The following ran in abbreviated form in the Tuesday, Dec. 21, issues of The News & Observer and Charlotte Observer. It appears today and tomorrow with additional information, two additional tips and an exclusive holiday survival scenario by Countess LuAnn de Lesseps of Bravo TV’s “The Real Housewives of New York City” (and author of “Class with the Countess”).
You’re nearing the end of the holiday sprint — hold on! You can make it! Here are six tips on how to survive some classic causes of last-minute holiday stress — and two reasons why it’ll behoove you to do so.
1. Should I break down and buy gifts? You’ve waited this long to buy gifts because, frankly, you’re among the nearly 10 percent of Americans on unemployment and you can’t afford them. Still, the urge to break the Visa out of the freezer is strong. Keep the card on ice, advise those responsible for both our mental and financial well-being. (If you tuned in yesterday, you may recall that according to a survey by Liberty Mutual, 35 percent of us say we will spend beyond our financial means this holiday season.) First, the mental argument for cutting back …
“If one has been unemployed … those close to them would know this, and unless they are completely cold and uncaring, they should not expect anything,” councils Lou Manza, professor of psychology at Lebanon Valley College in Pennsylvania.
Besides, Manza notes, with apologies to the three wise men, gift-giving isn’t at the root of the Christmas. “In addition, this season, ideally, is meant to be a time for family to get together — so just be with family members, help out/participate in holiday activities, and enjoy the company of loved ones.”
And, as Randy Bachman and others have noted, sometimes you simply have to look out for numero uno. “Sometimes people need to look out for themselves,” says Manza, and if that means not buying gifts, don’t buy them.”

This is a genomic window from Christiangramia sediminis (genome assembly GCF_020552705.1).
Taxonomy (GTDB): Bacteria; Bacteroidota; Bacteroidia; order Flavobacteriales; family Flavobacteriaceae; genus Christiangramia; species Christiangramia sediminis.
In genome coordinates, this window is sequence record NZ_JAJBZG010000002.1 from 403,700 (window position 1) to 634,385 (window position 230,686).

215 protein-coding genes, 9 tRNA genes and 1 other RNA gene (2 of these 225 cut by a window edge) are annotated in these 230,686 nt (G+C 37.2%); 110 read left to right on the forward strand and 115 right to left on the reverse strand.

And the financial …
“There’s no shame in readjusting the scope of your gifts in order to avoid a sackful of debt,” adds David Reiser, a senior vice president of wealth management with MorganStanley SmithBarney. Besides, he adds, you’re likely spending more than you may think anyway.
“Whether you’re feeding your family, bringing a dish to the office potluck, or hosting an event, grocery bills can add up at an alarming rate this time of year. Don’t forget about the little ‘extras’ like the holiday tip for your hair stylist and mail carrier, or the gifts for the kids’ soccer coach or piano teacher. And those twinkling Christmas lights give your power bill a boost … .”
Instead of giving something you don’t have (money), advises Gail Madison, director of The Madison School of Etiquette and Protocol, give them something you do have in abundance: your time. “Babysitting, cooking a dinner, cleaning, yard work? The possibilities are endless.”
2. “So … .” Family gatherings are fraught with conversation minefieds, topics guaranteed to make Congressional bickering seem civil by comparison. Rather than open your mouth when the topic turns testy, open your ears, advises Dr. Paul Brinich, an adjunct clinical professor in UNC’s Department of Psychology with a private practice in Chapel Hill. “You don’t have to agree with someone to see that they may have good reasons. Be respectful of that. Hey,” he adds, citing the recent tax cut compromise in Washington, “if Obama and Mitch McConnell can get through a meeting, then maybe there’s hope for me and my mother-in-law to get along.”
Speaking of bickering couples, that raises perhaps the most volatile topic that may arise over the holidays: politics. Linda K. George, a professor of sociology, psychology and psychiatry at Duke, suggests a Barney Fife “nip-it!-nip-it-in-the-bud” approach.
“If you believe that a heated or unpleasant political discussion is likely to arise at a holiday gathering, you should tell family and friends ahead of time that you want a moratorium on political discussions for the holidays.” Remind them of the “peace and good will to all” thing, she adds.
If you find yourself in a situation where no truce has been prearranged? “Simply walk away from it — to another room, if possible,” she suggests. “ … it won’t be long until others join you for more pleasant conversation.”
3. Your mother-in-law got a good deal on airfare so she’s staying two weeks instead of one. Your husband announces he’s going hunting for one of those weeks. And please tell me those aren’t bed bugs. Your life is straight out of Fox’s Sunday night lineup — and that’s OK, says Debbie Mandel. “See your life as a sitcom,” advises the author of “Addicted to Stress: A Woman’s 7 Step Program to Reclaim Joy and Spontaneity in Life.” If it helps, think of yourself as Marge Simpson, your youngest as Stewie, your teen stepdaughter as Roberta. And remember, “Cosby” was fiction.
Tomorrow: Five more tips, plus advice from the Countess.